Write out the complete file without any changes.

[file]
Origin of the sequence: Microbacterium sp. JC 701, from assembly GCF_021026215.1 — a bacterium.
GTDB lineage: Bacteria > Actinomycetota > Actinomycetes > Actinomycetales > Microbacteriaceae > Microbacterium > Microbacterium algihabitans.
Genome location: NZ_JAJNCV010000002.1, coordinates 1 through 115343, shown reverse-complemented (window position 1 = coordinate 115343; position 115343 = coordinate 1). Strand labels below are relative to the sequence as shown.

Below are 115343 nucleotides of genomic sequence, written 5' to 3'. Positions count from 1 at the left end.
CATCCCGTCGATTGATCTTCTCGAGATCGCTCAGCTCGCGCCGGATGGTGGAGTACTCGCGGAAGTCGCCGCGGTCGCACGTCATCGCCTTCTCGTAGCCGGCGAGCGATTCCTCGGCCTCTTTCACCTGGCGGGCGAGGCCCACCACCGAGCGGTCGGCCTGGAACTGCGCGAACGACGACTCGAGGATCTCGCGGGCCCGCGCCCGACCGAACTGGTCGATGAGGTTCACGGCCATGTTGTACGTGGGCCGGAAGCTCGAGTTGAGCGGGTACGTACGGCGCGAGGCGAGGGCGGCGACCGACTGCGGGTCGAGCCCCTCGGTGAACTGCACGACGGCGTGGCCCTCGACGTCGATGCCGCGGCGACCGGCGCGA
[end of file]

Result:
Origin of the sequence: Microbacterium sp. JC 701, from assembly GCF_021026215.1 — a bacterium.
GTDB lineage: Bacteria > Actinomycetota > Actinomycetes > Actinomycetales > Microbacteriaceae > Microbacterium > Microbacterium algihabitans.
Genome location: NZ_JAJNCV010000002.1, coordinates 1 through 115343, shown reverse-complemented (window position 1 = coordinate 115343; position 115343 = coordinate 1). Strand labels below are relative to the sequence as shown.

Below are 115343 nucleotides of genomic sequence, written 5' to 3'. Positions count from 1 at the left end.
CATCCCGTCGATTGATCTTCTCGAGATCGCTCAGCTCGCGCCGGATGGTGGAGTACTCGCGGAAGTCGCCGCGGTCGCACGTCATCGCCTTCTCGTAGCCGGCGAGCGATTCCTCGGCCTCTTTCACCTGGCGGGCGAGGCCCACCACCGAGCGGTCGGCCTGGAACTGCGCGAACGACGACTCGAGGATCTCGCGGGCCCGCGCCCGACCGAACTGGTCGATGAGGTTCACGGCCATGTTGTACGTGGGCCGGAAGCTCGAGTTGAGCGGGTACGTACGGCGCGAGGCGAGGGCGGCGACCGACTGCGGGTCGAGCCCCTCGGTGAACTGCACGACGGCGTGGCCCTCGACGTCGATGCCGCGGCGACCGGCGCGA